For Quick Sale: One central bank. Great starter for DIY fans
The new governor will make it easier to devaluate the hryvnia,
acquire banks and cover the deficit
In Spring 2010, the buzz first started that an unknown banker by the name of Serhiy Arbuzov was pegged to be appointed NBU Governor. At that point, the little-known financier was chair of the Supervisory Board at Ukreximbank. The rumors grew in volume after Mr. Arbuzov was appointed First Deputy Governor at the NBU in September, although he had no central bank experience. By the time veteran NBU Governor Volodymyr Stelmakh resigned in late December and the Donetsk man replaced him, no one was surprised.
When polled, Ukraine’s bankers have been surprisingly noncommittal about the President’s man, offering anodyne statements like “Arbuzov will make NBU policy more predictable,” “Banking regulation will get tougher,” “The NBU needs a strong hand,” “Arbuzov is an expert” and so on.
But the bankers were unwilling to go on the record with the main point: Serhiy Arbuzov is just a figurehead. The one-time manager of a small financial institution associated with the Yanukovych family is now at the wheel of a large-sized country’s central bank. The question is, whose strong hand is Ukraine looking at in its central bank? Maybe Mr. Arbuzov is a real pro—though nobody is quite sure in what so far. Some bankers who met the Donetsk financier over the summer and fall—only the chosen were apparently able to actually talk to him—say he is “OK.”
“[Ex-Governor] Stelmakh hasn’t talked to market participants for the past three years,” says the representative of one IFI. “His deputies did the negotiating. It turned out that Mr. Arbuzov was getting far more involved in the market situation than Mr. Stelmakh.” According to this man, another Deputy NBU Governor from Donetsk, Ihor Sorkin, has also been very actively engaged.
In fact, since Volodymyr Stelmakh resigned, NBU management has become more dependent not only on the President’s positions, but on Premier Mykola Azarov, as well, risking serious shifts in the financial market—the first one being a weaker hryvnia. A recently disclosed official document called “The Basis for NBU Monetary and Lending Policy in 2011” states that the highest priorities include stabilizing prices and keeping them that way. According to this document, inflation is to be brought down to 5% by 2014. This is simply the inflation targeting that Volodymyr Stelmakh was talking about back in late 2008.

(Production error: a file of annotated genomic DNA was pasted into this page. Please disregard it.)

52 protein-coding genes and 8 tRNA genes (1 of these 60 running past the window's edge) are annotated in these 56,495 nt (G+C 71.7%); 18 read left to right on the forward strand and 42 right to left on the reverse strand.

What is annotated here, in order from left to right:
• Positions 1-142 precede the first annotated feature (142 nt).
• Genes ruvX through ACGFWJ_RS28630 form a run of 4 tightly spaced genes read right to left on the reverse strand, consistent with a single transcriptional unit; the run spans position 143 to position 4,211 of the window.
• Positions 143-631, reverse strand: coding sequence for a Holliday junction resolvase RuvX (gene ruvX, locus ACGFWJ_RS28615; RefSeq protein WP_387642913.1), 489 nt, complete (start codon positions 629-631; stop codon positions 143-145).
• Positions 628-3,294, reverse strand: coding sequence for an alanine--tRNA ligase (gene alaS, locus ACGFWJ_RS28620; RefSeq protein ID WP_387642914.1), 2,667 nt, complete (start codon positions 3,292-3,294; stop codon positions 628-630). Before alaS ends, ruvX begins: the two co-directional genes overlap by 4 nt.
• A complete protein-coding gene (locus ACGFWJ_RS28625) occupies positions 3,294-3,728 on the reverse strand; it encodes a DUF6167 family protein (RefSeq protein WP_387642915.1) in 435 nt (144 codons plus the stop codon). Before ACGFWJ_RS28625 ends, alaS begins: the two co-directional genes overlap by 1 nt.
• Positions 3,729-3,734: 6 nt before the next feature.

There is nothing intrinsically wrong with easing exchange control and targeting inflation instead. The problem is that this policy will be implemented by people—the President’s main backers are big-time commodities exporters like Rinat Akhmetov and Dmytro Firtash—who want to see the national currency weaken. Meanwhile, under cover of inflation targeting, NBU officials can launch any devaluation, whether economically justified or artificial.
Appointing Mr. Arbuzov NBU Governor automatically solves another thorny problem: the budget deficit. Over the past few years, the Bank worked intensely to cover the deficit by transferring its own income—UAH 1bn in 2009 alone—and buying back government bonds. Volodymyr Stelmakh, however, was not too happy to be covering the deficit. According to some, this was why he resigned. Serhiy Arbuzov seems to be more compliant. Unsecured issues of hryvnia over 2011-2012 are unlikely be large enough to provoke hyperinflation, but they could well result in devaluation.
Meanwhile, the consolidation of the banking sector could now take mere months, not the five years Mr. Stelmakh had been planning. The Presidential Administration is actively promoting the idea of increasing the requirement for statutory capital from UAH 75mn to UAH 500mn. Mr. Arbuzov is unlikely to oppose this move and a bill to this effect has already been registered in the Verkhovna Rada. If it passes, Ukraine will end up with only 40-50 banks instead of the current 175 as the bigger ones gobble up the smaller ones.
Such a consolidation plays into the hands of the FIGs, including Rinat Akhmetov’s SCM, which is expanding into the market at this time. The latest news was the merger of PUMB or First Ukrainian International Bank, and Donhorbank: the combined bank will be among the top ten biggest in Ukraine. SCM has already announced the acquisition of another small retail bank, Renaissance Credit—and that’s just the beginning.
Bankers are looking forward to Serhiy Arbuzov’s first public speech as Governor. They expect it to help them understand what the NBU’s policy will be for the upcoming year. The Donetsk financier is very good at saying not much of anything, if the interviews published in the past six months are anything to go by. On the other hand, Premier Azarov has already clarified Mr. Arbuzov’s role and the likely policy of the central bank somewhat: “The hryvnia will be stable due to systematic and coordinated efforts by the Government and the NBU and moderate spending policy.” It’s pretty clear with whom the new NBU Governor will coordinate from now on.
In a recent poll, Razumkov Center, a sociology group, has found that 73% of Ukrainians fully or partly agree with the statement that political parties which spend a long time in power always have tainted reputation. So they only believe new political forces and their leaders